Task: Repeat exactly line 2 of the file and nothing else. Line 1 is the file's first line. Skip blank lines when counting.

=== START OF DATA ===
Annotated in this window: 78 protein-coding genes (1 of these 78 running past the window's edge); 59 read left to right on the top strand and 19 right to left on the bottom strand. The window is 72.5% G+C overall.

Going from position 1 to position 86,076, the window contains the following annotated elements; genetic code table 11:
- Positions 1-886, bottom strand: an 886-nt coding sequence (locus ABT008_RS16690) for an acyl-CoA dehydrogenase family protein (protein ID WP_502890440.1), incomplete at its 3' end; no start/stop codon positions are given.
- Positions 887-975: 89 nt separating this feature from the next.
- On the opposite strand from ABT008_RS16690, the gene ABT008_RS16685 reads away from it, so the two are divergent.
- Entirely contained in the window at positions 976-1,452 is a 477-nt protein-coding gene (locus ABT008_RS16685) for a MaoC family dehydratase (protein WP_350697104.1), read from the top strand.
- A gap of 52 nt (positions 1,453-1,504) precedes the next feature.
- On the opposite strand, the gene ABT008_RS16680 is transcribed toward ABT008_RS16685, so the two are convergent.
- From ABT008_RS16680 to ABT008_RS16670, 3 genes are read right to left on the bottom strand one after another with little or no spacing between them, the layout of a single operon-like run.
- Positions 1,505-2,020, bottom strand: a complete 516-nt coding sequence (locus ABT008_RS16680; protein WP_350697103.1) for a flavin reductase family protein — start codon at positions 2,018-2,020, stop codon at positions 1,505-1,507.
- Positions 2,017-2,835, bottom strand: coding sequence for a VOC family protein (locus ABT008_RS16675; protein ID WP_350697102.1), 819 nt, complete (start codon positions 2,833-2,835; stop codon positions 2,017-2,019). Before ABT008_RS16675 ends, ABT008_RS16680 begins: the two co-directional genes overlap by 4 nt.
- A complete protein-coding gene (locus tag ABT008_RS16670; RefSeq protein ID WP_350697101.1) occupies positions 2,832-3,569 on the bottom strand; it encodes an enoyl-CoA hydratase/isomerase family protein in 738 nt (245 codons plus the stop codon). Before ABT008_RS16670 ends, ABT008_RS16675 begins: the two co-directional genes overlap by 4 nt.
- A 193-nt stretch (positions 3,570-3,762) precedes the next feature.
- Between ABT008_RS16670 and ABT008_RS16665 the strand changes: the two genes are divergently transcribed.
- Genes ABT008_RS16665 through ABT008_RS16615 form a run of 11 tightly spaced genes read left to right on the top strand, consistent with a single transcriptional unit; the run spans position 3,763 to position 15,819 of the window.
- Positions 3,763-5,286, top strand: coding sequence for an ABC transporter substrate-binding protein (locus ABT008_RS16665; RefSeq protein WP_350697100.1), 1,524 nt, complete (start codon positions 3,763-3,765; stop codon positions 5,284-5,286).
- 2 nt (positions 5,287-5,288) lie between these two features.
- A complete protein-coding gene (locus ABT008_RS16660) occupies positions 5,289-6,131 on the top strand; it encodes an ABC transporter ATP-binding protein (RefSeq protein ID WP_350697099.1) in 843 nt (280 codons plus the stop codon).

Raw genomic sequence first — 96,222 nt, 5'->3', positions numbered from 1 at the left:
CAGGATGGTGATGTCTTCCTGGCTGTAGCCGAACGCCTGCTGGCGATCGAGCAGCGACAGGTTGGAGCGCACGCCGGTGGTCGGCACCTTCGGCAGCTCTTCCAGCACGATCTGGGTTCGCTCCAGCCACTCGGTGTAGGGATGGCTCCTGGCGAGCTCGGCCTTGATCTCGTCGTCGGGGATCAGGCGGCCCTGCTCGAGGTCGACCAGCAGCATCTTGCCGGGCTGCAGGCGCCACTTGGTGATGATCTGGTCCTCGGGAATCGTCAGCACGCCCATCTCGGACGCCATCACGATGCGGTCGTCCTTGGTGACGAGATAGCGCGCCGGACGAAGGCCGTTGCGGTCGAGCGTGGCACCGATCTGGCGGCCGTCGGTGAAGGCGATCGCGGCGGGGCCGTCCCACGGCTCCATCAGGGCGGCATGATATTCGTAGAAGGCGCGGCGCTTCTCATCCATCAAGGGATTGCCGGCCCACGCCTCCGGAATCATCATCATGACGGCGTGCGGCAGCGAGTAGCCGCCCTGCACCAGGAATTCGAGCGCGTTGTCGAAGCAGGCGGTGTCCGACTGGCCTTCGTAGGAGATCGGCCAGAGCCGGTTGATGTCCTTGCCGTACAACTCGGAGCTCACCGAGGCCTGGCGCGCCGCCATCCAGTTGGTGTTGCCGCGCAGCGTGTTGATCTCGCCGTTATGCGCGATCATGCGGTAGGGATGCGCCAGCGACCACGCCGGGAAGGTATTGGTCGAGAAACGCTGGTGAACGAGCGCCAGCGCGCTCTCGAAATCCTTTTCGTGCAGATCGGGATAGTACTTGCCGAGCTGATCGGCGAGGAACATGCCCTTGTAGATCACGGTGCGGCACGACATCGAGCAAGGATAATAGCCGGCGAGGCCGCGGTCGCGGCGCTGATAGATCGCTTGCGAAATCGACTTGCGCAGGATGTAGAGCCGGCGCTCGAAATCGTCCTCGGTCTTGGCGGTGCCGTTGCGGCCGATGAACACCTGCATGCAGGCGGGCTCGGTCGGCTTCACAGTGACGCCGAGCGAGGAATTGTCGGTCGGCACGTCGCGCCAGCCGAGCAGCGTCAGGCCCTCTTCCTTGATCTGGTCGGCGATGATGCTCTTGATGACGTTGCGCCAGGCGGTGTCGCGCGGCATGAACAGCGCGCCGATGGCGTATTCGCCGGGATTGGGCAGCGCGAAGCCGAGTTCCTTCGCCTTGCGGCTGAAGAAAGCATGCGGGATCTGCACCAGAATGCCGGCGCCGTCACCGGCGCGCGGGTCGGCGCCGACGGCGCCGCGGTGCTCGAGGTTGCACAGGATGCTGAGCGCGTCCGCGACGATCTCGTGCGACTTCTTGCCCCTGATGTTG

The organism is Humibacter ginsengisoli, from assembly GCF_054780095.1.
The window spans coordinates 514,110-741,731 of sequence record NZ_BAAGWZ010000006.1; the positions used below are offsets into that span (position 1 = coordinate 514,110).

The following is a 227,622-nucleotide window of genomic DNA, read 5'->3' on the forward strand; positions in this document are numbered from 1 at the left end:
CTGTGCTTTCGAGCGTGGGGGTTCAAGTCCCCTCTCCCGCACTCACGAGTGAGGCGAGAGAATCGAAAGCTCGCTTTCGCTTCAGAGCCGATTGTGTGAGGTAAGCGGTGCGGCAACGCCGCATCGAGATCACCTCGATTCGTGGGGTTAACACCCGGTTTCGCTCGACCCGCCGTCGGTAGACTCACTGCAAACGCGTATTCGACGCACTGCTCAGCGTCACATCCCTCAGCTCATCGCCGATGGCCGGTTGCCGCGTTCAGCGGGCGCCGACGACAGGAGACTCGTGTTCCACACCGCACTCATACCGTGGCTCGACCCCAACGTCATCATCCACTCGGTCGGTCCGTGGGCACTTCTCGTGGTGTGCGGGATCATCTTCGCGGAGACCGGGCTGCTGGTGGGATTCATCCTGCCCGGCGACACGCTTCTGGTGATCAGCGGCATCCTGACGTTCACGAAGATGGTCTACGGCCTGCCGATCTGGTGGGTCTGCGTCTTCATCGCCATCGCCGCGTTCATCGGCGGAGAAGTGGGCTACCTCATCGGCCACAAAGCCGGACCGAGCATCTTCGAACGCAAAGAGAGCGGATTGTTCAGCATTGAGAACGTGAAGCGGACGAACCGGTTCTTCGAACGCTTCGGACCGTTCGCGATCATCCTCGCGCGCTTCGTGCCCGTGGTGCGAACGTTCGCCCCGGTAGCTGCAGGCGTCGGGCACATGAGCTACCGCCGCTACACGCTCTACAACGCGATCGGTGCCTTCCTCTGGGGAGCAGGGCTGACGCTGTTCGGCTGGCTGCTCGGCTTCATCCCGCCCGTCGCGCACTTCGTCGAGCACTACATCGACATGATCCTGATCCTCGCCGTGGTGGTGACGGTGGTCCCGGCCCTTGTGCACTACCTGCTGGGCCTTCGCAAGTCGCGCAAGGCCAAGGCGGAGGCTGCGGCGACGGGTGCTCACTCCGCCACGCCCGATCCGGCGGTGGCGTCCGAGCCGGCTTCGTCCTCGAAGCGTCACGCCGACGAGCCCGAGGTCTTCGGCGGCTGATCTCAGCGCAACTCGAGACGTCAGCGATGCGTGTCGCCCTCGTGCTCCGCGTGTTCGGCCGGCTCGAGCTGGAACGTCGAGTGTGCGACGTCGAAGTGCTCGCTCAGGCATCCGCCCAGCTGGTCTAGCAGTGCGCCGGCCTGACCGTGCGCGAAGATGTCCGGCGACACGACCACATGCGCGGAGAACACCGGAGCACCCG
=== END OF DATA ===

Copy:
Going from position 1 to position 86,076, the window contains the following annotated elements; genetic code table 11: